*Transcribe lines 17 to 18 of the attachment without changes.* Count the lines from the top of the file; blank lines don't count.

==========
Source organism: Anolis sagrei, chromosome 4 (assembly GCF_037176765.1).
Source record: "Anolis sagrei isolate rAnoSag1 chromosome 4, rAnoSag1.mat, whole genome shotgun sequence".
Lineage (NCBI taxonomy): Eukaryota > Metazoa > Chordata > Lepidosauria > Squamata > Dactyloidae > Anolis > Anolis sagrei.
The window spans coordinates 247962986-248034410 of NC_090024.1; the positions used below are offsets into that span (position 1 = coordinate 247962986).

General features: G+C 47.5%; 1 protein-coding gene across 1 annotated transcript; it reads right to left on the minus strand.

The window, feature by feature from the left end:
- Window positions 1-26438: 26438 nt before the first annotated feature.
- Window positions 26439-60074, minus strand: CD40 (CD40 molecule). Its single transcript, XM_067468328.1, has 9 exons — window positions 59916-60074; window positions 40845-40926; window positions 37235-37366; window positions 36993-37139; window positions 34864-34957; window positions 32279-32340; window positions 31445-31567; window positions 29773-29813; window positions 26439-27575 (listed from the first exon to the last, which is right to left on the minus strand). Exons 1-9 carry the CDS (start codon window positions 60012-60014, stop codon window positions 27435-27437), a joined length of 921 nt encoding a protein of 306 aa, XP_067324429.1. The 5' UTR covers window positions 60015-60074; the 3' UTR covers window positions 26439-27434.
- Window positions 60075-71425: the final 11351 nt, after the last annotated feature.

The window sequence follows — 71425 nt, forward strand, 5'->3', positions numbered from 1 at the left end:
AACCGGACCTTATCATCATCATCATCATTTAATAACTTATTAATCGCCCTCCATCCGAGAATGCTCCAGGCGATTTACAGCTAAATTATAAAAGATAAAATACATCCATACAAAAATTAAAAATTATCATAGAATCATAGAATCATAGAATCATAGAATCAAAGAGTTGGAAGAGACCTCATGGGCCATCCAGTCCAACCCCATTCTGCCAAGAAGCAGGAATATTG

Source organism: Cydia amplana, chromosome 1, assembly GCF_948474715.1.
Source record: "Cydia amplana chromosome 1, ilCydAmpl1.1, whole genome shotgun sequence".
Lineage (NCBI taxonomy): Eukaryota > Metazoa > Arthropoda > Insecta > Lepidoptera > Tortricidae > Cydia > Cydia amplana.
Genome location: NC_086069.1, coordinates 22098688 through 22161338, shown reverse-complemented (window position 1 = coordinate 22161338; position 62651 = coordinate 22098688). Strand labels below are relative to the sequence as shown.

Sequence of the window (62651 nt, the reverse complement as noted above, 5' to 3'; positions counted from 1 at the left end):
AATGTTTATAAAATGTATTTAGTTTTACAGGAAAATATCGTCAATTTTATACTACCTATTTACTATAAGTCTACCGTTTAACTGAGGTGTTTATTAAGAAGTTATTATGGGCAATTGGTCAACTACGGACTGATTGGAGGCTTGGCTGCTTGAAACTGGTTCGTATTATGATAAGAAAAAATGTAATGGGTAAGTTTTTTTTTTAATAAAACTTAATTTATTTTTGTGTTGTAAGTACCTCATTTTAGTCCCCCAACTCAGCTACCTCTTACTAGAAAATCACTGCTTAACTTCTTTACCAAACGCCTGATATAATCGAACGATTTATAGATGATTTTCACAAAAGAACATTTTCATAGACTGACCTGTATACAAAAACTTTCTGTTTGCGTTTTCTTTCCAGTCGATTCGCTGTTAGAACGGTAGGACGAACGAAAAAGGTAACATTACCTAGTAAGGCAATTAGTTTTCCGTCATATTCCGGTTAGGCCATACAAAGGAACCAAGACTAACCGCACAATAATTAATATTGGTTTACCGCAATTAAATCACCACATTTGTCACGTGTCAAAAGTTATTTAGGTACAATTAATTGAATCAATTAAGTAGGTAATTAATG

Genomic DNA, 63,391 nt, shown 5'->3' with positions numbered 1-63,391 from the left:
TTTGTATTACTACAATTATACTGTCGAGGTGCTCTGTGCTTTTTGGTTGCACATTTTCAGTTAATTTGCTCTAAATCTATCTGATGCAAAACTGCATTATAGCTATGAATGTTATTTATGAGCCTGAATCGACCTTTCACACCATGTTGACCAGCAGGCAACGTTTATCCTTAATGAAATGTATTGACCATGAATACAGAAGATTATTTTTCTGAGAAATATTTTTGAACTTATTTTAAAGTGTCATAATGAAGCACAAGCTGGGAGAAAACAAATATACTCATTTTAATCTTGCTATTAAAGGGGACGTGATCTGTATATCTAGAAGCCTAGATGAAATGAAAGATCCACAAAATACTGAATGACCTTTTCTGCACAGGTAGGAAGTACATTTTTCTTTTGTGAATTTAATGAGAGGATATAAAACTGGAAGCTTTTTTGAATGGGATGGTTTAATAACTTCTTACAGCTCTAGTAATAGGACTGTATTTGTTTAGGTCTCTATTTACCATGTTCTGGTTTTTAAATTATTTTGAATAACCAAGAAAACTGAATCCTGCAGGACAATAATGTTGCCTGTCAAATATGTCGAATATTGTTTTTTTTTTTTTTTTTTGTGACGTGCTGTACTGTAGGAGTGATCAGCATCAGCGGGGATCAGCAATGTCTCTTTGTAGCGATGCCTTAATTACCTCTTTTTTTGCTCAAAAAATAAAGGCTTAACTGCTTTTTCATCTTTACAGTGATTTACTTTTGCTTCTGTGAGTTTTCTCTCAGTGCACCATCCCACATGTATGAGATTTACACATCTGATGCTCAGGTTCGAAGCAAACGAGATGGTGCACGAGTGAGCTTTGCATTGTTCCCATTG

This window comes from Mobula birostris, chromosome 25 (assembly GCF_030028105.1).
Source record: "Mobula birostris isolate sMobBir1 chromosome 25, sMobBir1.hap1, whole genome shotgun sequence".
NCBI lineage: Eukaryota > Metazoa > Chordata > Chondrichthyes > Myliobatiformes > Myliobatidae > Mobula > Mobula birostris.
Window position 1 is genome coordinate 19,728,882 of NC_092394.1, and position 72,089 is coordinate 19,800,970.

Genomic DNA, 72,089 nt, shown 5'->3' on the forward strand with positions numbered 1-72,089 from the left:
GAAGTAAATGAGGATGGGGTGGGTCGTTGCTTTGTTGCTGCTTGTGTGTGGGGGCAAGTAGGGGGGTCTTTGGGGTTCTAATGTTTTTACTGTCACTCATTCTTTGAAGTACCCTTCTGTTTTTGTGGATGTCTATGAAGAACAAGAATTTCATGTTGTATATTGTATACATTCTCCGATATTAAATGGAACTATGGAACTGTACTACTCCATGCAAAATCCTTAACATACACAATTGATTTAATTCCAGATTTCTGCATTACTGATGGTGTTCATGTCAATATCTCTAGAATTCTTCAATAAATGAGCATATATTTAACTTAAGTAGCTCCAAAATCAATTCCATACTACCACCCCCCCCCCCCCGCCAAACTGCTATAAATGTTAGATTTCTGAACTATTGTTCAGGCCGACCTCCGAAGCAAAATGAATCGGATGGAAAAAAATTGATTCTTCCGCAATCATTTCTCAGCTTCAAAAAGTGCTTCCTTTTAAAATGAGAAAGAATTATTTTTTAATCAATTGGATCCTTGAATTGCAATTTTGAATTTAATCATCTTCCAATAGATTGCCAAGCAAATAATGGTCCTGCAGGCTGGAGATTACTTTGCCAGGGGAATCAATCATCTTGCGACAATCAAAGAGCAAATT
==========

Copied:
AATGTTTATAAAATGTATTTAGTTTTACAGGAAAATATCGTCAATTTTATACTACCTATTTACTATAAGTCTACCGTTTAACTGAGGTGTTTATTAAGAAGTTATTATGGGCAATTGGTCAACTACGGACTGATTGGAGGCTTGGCTGCTTGAAACTGGTTCGTATTATGATAAGAAAAAATGTAATGGGTAAGTTTTTTTTTTAATAAAACTTAATTTATTTTTGTGTTGTAAGTACCTCATTTTAGTCCCCCAACTCAGCTACCTCTTACTAGAAAATCACTGCTTAACTTCTTTACCAAACGCCTGATATAATCGAACGATTTATAGATGATTTTCACAAAAGAACATTTTCATAGACTGACCTGTATACAAAAACTTTCTGTTTGCGTTTTCTTTCCAGTCGATTCGCTGTTAGAACGGTAGGACGAACGAAAAAGGTAACATTACCTAGTAAGGCAATTAGTTTTCCGTCATATTCCGGTTAGGCCATACAAAGGAACCAAGACTAACCGCACAATAATTAATATTGGTTTACCGCAATTAAATCACCACATTTGTCACGTGTCAAAAGTTATTTAGGTACAATTAATTGAATCAATTAAGTAGGTAATTAATG

Genomic DNA, 63,391 nt, shown 5'->3' with positions numbered 1-63,391 from the left: